Petrogenetic Evolution of the Eastern Buem Volcanic Rocks, South-Eastern Ghana

  • Naa A. Agra University of Ghana
Keywords: Basalt, Buem, Structural Unit, Geodynamic evolution, Pan - African Oregeny, Petrogenesis

Abstract

Petrography, major, trace element and Rare Earth Element (REE) data are presented for volcanic rocks from
the Eastern Buem Structural Unit (BSU) in south-eastern Ghana to constrain their petrogenesis and tectonic
setting. The volcanic rocks are generally aphanitic, ophitic and massive, although some varieties exhibit weak
foliation. They are primarily composed of plagioclase and pyroxene. These primary minerals have either
partially or wholly altered to chlorite, epidote, sericite and opaque minerals. The basalts have low TiO2 (0.56–
1.19wt. %) content with fairly low magnesium numbers ranging from 38 to 55. They display flat to slightly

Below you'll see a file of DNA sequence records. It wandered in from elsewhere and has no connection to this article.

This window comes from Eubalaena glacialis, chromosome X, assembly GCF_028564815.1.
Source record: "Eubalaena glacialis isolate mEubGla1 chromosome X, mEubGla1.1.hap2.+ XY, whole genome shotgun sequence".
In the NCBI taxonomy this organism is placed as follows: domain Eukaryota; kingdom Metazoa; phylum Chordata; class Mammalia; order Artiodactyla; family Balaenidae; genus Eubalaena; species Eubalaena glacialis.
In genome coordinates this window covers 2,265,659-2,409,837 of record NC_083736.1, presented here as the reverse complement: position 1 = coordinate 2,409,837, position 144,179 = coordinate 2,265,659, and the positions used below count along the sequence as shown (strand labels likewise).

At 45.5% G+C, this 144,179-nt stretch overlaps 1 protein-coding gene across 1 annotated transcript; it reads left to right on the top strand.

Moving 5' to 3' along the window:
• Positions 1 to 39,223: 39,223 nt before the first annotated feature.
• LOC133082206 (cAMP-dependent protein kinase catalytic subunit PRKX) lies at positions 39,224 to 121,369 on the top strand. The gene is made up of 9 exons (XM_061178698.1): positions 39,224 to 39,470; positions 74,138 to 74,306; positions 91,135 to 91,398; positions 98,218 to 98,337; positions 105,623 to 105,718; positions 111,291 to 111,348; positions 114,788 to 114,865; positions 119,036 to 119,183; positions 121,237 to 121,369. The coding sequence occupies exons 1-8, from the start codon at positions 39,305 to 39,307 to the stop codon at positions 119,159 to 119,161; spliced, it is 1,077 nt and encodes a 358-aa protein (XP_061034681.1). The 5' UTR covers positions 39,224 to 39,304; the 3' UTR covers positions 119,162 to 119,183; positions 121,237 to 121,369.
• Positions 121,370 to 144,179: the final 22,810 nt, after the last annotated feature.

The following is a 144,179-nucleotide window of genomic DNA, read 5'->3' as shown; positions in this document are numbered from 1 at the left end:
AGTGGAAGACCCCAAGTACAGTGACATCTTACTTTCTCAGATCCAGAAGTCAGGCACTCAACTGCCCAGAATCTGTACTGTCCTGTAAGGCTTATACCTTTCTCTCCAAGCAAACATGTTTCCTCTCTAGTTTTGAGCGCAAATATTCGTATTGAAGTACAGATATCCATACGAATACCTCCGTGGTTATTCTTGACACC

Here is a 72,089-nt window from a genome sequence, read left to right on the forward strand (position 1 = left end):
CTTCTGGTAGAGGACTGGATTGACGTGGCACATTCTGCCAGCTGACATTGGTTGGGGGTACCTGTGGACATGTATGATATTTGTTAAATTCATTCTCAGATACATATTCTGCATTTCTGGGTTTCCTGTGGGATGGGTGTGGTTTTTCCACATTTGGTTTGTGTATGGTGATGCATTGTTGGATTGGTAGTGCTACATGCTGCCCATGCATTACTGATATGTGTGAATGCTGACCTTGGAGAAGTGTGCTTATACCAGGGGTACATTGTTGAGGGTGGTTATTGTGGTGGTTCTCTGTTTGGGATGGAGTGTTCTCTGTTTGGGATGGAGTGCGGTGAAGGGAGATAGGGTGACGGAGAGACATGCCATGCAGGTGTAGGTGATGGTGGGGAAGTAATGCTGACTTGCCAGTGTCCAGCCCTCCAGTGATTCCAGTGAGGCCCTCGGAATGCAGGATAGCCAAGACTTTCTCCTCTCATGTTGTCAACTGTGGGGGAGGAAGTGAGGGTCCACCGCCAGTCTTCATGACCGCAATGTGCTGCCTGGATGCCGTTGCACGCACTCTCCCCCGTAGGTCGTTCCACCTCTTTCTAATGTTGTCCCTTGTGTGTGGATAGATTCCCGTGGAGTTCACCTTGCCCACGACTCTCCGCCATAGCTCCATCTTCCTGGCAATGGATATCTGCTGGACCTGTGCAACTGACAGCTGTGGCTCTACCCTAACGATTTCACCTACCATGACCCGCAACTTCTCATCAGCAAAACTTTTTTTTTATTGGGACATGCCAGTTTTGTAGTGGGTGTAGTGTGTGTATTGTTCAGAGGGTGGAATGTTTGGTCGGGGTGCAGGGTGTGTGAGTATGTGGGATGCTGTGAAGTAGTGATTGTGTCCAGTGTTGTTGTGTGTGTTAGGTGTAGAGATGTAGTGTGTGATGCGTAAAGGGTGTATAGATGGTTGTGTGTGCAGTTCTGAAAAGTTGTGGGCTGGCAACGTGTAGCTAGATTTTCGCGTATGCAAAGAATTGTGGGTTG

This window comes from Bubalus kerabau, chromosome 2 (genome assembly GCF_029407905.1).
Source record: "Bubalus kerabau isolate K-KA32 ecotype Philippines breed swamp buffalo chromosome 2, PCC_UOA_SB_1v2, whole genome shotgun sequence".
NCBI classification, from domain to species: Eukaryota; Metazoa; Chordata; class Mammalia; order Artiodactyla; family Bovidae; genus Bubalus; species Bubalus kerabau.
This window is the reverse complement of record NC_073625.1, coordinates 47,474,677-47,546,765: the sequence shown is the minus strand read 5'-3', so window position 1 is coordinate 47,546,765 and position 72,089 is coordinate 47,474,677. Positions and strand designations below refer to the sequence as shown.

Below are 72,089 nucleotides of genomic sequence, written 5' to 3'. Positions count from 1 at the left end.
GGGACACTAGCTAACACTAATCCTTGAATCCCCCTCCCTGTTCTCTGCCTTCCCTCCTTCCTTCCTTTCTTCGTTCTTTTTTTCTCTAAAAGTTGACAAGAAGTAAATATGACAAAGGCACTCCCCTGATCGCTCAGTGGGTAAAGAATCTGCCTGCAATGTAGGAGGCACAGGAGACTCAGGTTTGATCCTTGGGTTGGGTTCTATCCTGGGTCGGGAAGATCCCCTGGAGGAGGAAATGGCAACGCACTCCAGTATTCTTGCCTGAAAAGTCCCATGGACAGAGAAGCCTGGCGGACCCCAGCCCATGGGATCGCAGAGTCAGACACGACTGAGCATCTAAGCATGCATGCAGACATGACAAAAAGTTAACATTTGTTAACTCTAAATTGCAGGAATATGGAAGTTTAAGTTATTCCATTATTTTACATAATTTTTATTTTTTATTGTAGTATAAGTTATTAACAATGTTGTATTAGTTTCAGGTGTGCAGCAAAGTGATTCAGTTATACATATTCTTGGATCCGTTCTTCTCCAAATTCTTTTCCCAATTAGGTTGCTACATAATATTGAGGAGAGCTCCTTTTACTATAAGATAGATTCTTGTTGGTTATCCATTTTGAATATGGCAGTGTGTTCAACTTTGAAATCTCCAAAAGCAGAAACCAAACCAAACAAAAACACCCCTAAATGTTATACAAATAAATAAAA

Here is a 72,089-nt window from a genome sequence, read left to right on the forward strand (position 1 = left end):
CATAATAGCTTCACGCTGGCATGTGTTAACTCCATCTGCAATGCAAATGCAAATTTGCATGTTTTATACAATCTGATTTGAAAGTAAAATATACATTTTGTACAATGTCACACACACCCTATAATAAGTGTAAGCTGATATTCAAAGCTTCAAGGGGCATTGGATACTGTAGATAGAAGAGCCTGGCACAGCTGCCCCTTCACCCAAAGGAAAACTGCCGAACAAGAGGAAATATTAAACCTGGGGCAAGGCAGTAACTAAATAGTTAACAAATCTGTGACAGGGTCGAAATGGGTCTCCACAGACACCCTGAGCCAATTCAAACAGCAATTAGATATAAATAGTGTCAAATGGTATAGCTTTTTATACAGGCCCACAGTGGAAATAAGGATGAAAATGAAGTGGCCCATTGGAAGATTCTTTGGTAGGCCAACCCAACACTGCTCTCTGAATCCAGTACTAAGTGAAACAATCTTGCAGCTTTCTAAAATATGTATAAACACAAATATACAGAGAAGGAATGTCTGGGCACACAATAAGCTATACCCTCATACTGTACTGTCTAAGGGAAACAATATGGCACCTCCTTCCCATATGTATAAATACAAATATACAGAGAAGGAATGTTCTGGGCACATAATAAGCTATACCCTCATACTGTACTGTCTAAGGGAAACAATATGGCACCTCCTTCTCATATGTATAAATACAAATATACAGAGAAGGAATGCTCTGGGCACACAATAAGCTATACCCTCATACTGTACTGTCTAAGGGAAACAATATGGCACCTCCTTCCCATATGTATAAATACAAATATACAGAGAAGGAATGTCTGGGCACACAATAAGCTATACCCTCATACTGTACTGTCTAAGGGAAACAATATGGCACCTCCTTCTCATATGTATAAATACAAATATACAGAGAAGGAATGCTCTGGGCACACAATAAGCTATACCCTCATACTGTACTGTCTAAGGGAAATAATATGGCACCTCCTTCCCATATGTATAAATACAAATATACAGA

depleted REE patterns and are mostly more enriched than chondrite. On the primitive mantle (PM) normalised
spider diagram, they are variably enriched in Light Rare Earth Elements (LREE) and incompatible elements
relative to normal mid-ocean ridge basalt (N-MORB), with similar Large-ion Lithophile Element (LILE) and
High Field Strength Element (HFSE) patterns as enriched mid-ocean ridge basalt (E-MORB) but 10 fold more
enriched than primitive mantle (PM). They show minor negative and positive Sr, positive Cs, Ba, Ta, La and Ce
anomalies and minor negative Rb, Th, Zr and Ti anomalies. The basalts plot within the MORB mantle array on
the Th/Yb versus the Nb/Yb diagram and have low Th/Nb ratios (0.07– 0.09) which indicate their derivation
from asthenospheric sources with minimal or no contamination from crustal or subducted components. They
show affinity to Enriched MORB on multi-trace element normalised diagrams. The E-MORB affinity of the
basalts is also confirmed on Th–Hf–Nb, Y–La–Nb and V–Ti tectonic discrimination diagrams. These volcanic
rocks may have erupted during rifting along the marginal basin of the WAC prior to peak collision during the
Pan-African Orogeny.

Author Biography

Naa A. Agra, University of Ghana

School of Physical and Mathematical Sciences, Department of Earth Science, University of Ghana, Legon - Accra, Ghana

Published
2020-10-28